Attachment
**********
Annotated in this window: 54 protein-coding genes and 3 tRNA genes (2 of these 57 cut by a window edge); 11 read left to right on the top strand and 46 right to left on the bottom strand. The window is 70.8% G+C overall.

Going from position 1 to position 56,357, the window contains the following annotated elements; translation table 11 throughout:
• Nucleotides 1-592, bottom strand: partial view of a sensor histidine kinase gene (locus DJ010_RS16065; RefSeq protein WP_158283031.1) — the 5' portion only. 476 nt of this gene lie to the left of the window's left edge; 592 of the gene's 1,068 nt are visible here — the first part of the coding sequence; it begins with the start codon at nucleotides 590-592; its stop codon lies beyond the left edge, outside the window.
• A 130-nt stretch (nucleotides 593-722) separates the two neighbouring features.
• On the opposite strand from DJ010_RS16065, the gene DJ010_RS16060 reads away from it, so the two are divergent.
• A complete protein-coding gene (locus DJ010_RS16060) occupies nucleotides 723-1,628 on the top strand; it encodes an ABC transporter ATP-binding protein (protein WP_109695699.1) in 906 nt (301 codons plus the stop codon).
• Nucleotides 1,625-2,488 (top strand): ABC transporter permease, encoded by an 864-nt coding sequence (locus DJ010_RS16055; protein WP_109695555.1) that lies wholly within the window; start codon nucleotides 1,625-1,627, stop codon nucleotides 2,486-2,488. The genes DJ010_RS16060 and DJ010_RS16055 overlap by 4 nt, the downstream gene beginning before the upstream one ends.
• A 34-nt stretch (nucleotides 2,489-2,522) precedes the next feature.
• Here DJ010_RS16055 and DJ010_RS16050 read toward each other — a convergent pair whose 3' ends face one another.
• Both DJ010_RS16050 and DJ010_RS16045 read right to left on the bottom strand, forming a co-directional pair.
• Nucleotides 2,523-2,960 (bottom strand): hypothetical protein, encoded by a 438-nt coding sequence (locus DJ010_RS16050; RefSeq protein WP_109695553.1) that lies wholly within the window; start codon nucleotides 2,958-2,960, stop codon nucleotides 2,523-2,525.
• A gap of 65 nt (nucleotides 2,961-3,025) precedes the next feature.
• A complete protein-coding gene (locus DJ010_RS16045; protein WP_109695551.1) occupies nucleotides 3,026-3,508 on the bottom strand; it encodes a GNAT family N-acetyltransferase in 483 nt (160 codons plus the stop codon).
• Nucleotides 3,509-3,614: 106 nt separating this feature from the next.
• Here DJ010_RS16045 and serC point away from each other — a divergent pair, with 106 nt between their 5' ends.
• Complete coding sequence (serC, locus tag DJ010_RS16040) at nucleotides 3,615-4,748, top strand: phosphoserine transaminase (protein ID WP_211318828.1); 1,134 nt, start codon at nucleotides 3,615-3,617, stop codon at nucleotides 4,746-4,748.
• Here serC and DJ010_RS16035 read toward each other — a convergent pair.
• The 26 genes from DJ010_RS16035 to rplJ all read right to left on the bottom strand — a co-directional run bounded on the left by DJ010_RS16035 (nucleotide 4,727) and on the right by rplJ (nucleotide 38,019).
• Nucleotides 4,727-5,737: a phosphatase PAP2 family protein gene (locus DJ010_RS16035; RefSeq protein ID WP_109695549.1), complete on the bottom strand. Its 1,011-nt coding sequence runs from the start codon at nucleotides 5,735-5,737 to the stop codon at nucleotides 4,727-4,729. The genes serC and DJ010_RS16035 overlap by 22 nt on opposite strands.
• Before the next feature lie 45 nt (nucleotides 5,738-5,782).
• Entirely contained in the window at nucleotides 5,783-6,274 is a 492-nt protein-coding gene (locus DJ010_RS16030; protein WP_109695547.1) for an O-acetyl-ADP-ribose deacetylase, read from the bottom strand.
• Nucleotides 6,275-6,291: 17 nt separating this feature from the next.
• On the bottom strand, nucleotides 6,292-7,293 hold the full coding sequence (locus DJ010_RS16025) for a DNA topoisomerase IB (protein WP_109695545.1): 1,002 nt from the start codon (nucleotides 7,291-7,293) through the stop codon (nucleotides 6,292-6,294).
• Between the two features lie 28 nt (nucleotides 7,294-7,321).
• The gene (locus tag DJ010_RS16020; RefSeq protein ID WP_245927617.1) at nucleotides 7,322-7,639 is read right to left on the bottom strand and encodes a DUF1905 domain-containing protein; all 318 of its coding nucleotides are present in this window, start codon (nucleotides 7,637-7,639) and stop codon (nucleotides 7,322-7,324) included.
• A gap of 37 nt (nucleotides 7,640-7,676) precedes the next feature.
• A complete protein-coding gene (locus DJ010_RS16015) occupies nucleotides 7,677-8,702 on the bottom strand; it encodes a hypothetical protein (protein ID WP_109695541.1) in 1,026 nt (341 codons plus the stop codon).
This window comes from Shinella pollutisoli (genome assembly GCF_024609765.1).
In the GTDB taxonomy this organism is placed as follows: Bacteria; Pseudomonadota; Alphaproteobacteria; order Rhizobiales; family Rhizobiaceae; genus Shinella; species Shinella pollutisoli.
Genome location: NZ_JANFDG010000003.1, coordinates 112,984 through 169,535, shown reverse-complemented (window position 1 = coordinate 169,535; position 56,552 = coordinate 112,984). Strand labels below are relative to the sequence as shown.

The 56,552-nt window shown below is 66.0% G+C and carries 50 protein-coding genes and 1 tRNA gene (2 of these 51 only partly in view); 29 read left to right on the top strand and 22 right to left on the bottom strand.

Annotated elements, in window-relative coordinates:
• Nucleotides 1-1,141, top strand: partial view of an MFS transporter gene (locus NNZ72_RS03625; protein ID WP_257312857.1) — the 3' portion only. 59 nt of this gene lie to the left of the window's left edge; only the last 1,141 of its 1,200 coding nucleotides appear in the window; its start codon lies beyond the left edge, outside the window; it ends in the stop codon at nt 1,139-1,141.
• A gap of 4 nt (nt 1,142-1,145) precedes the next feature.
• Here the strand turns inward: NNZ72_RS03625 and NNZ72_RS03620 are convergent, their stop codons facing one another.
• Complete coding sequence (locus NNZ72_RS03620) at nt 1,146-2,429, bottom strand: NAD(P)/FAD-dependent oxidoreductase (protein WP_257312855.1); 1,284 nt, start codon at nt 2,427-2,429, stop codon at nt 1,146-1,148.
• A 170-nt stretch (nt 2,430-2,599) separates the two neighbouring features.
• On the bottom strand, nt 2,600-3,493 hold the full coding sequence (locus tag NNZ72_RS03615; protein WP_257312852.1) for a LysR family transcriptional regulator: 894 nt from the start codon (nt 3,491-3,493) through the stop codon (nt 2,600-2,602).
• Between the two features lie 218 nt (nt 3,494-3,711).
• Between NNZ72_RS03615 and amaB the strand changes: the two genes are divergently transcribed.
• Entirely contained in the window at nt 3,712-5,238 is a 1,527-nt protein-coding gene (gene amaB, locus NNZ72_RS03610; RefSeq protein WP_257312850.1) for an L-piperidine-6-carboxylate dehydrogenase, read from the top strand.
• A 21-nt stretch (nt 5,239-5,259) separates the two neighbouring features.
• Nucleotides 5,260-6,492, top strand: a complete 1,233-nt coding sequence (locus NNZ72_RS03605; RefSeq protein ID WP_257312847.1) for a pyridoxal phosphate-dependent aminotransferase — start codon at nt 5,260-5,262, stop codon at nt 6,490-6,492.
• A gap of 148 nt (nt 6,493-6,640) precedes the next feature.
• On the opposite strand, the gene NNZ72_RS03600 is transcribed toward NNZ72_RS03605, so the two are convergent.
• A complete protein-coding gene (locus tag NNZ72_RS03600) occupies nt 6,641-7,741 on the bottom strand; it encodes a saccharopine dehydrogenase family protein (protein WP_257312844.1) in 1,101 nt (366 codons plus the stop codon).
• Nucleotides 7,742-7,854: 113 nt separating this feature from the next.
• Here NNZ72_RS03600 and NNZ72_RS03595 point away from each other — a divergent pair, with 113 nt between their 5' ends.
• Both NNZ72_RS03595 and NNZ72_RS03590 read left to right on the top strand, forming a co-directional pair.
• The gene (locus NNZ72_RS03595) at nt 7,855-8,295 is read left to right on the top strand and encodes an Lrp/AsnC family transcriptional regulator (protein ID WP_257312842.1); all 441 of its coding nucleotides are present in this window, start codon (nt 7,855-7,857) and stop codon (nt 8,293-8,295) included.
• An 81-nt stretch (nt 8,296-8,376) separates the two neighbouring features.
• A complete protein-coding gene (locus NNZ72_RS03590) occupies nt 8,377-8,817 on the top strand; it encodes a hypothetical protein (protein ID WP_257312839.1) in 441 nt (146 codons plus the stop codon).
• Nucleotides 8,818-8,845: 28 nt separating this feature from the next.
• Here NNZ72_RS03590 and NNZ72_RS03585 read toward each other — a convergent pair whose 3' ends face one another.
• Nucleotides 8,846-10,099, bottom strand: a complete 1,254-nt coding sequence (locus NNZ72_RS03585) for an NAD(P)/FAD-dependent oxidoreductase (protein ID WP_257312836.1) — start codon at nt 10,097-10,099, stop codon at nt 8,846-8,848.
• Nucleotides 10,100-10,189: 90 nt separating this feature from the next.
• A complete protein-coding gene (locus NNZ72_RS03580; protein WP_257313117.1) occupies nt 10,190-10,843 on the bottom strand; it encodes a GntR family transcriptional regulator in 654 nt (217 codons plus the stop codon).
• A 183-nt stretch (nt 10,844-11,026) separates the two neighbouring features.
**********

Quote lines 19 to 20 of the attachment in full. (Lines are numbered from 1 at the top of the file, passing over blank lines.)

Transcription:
• Nucleotides 4,727-5,737: a phosphatase PAP2 family protein gene (locus DJ010_RS16035; RefSeq protein ID WP_109695549.1), complete on the bottom strand. Its 1,011-nt coding sequence runs from the start codon at nucleotides 5,735-5,737 to the stop codon at nucleotides 4,727-4,729. The genes serC and DJ010_RS16035 overlap by 22 nt on opposite strands.
• Before the next feature lie 45 nt (nucleotides 5,738-5,782).